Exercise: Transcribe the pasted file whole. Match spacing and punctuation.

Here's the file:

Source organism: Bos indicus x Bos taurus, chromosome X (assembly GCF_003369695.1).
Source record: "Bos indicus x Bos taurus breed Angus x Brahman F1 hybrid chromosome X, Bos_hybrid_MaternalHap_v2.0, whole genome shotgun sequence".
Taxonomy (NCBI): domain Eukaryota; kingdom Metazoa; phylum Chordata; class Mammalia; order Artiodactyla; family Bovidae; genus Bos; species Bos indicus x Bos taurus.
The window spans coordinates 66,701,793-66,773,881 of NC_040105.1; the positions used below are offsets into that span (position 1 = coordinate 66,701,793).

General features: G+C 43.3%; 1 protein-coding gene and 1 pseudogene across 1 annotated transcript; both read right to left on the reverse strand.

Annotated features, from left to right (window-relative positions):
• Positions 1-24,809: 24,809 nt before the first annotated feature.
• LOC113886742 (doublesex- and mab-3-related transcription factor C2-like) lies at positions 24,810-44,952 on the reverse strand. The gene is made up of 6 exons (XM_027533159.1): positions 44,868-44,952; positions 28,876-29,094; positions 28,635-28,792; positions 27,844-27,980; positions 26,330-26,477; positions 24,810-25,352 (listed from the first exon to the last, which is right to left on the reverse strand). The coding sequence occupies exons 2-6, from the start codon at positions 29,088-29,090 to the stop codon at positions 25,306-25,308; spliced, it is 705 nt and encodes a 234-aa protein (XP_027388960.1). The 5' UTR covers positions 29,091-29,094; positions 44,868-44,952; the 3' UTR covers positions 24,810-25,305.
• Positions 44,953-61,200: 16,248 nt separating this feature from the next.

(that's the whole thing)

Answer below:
Source organism: Bos indicus x Bos taurus, chromosome X (assembly GCF_003369695.1).
Source record: "Bos indicus x Bos taurus breed Angus x Brahman F1 hybrid chromosome X, Bos_hybrid_MaternalHap_v2.0, whole genome shotgun sequence".
Taxonomy (NCBI): domain Eukaryota; kingdom Metazoa; phylum Chordata; class Mammalia; order Artiodactyla; family Bovidae; genus Bos; species Bos indicus x Bos taurus.
The window spans coordinates 66,701,793-66,773,881 of NC_040105.1; the positions used below are offsets into that span (position 1 = coordinate 66,701,793).

General features: G+C 43.3%; 1 protein-coding gene and 1 pseudogene across 1 annotated transcript; both read right to left on the reverse strand.

Annotated features, from left to right (window-relative positions):
• Positions 1-24,809: 24,809 nt before the first annotated feature.
• LOC113886742 (doublesex- and mab-3-related transcription factor C2-like) lies at positions 24,810-44,952 on the reverse strand. The gene is made up of 6 exons (XM_027533159.1): positions 44,868-44,952; positions 28,876-29,094; positions 28,635-28,792; positions 27,844-27,980; positions 26,330-26,477; positions 24,810-25,352 (listed from the first exon to the last, which is right to left on the reverse strand). The coding sequence occupies exons 2-6, from the start codon at positions 29,088-29,090 to the stop codon at positions 25,306-25,308; spliced, it is 705 nt and encodes a 234-aa protein (XP_027388960.1). The 5' UTR covers positions 29,091-29,094; positions 44,868-44,952; the 3' UTR covers positions 24,810-25,305.
• Positions 44,953-61,200: 16,248 nt separating this feature from the next.